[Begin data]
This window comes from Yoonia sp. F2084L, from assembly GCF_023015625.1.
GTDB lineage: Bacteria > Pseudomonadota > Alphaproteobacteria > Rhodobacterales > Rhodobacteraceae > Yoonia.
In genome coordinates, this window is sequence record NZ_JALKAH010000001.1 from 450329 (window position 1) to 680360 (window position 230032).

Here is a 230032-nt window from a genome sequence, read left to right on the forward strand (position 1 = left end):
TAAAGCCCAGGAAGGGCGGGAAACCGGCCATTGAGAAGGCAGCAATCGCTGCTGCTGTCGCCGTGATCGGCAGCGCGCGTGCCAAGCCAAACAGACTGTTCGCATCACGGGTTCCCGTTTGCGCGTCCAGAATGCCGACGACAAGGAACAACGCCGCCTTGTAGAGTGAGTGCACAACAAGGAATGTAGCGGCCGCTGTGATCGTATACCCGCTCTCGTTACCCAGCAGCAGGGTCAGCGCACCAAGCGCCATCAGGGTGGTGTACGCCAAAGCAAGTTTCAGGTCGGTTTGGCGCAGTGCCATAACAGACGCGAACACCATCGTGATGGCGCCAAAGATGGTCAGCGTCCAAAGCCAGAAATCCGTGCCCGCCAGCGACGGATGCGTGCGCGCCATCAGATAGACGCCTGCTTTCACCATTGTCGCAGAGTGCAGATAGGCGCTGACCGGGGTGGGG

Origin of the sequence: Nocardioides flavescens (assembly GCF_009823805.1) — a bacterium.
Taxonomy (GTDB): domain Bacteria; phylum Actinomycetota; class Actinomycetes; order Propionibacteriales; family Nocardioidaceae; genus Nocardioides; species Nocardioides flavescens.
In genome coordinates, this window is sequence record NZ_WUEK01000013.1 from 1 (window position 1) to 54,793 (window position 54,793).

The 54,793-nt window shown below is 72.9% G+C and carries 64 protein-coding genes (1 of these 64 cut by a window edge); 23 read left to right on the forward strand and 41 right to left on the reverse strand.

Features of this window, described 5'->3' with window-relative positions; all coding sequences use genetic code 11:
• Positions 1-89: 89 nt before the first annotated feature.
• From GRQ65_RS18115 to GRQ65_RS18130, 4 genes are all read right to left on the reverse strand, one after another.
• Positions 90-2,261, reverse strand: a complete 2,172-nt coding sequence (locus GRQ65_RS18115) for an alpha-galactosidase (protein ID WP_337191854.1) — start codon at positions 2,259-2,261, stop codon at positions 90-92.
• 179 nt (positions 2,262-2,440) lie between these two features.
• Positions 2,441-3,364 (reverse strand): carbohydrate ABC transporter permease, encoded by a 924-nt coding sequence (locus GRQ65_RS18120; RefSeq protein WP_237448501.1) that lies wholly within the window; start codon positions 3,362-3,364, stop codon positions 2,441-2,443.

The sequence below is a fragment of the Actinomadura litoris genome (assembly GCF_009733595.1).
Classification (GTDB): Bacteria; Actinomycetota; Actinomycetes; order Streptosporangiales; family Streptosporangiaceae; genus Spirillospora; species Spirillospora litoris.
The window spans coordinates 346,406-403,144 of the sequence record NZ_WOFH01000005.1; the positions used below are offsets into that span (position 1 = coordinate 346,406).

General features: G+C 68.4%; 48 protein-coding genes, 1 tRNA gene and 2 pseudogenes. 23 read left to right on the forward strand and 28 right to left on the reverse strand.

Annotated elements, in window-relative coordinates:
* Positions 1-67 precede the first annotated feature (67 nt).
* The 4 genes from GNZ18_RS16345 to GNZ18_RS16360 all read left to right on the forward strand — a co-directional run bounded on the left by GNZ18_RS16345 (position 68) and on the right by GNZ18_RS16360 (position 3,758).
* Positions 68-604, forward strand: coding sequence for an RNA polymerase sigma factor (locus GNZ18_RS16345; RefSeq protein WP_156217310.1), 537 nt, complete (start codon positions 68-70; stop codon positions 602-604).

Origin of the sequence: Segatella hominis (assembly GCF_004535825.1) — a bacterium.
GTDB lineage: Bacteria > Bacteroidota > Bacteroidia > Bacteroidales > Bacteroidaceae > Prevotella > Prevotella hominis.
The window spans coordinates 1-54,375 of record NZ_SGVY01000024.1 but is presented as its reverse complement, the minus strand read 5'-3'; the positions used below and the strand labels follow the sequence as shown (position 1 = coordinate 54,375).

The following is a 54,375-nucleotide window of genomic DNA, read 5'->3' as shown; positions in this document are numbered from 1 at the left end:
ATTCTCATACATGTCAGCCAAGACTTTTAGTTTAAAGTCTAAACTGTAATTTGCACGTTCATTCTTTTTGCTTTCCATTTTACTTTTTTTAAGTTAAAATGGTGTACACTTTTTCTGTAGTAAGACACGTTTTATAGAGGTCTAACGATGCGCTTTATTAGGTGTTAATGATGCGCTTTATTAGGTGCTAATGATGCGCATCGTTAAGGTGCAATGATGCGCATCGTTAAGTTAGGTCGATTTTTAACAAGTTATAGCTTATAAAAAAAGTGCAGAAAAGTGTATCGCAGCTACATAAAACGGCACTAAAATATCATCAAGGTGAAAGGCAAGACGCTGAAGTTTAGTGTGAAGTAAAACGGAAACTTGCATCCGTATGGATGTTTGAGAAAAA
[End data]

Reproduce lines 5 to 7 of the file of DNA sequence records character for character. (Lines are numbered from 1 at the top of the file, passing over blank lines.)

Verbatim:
TAAAGCCCAGGAAGGGCGGGAAACCGGCCATTGAGAAGGCAGCAATCGCTGCTGCTGTCGCCGTGATCGGCAGCGCGCGTGCCAAGCCAAACAGACTGTTCGCATCACGGGTTCCCGTTTGCGCGTCCAGAATGCCGACGACAAGGAACAACGCCGCCTTGTAGAGTGAGTGCACAACAAGGAATGTAGCGGCCGCTGTGATCGTATACCCGCTCTCGTTACCCAGCAGCAGGGTCAGCGCACCAAGCGCCATCAGGGTGGTGTACGCCAAAGCAAGTTTCAGGTCGGTTTGGCGCAGTGCCATAACAGACGCGAACACCATCGTGATGGCGCCAAAGATGGTCAGCGTCCAAAGCCAGAAATCCGTGCCCGCCAGCGACGGATGCGTGCGCGCCATCAGATAGACGCCTGCTTTCACCATTGTCGCAGAGTGCAGATAGGCGCTGACCGGGGTGGGG

Origin of the sequence: Nocardioides flavescens (assembly GCF_009823805.1) — a bacterium.
Taxonomy (GTDB): domain Bacteria; phylum Actinomycetota; class Actinomycetes; order Propionibacteriales; family Nocardioidaceae; genus Nocardioides; species Nocardioides flavescens.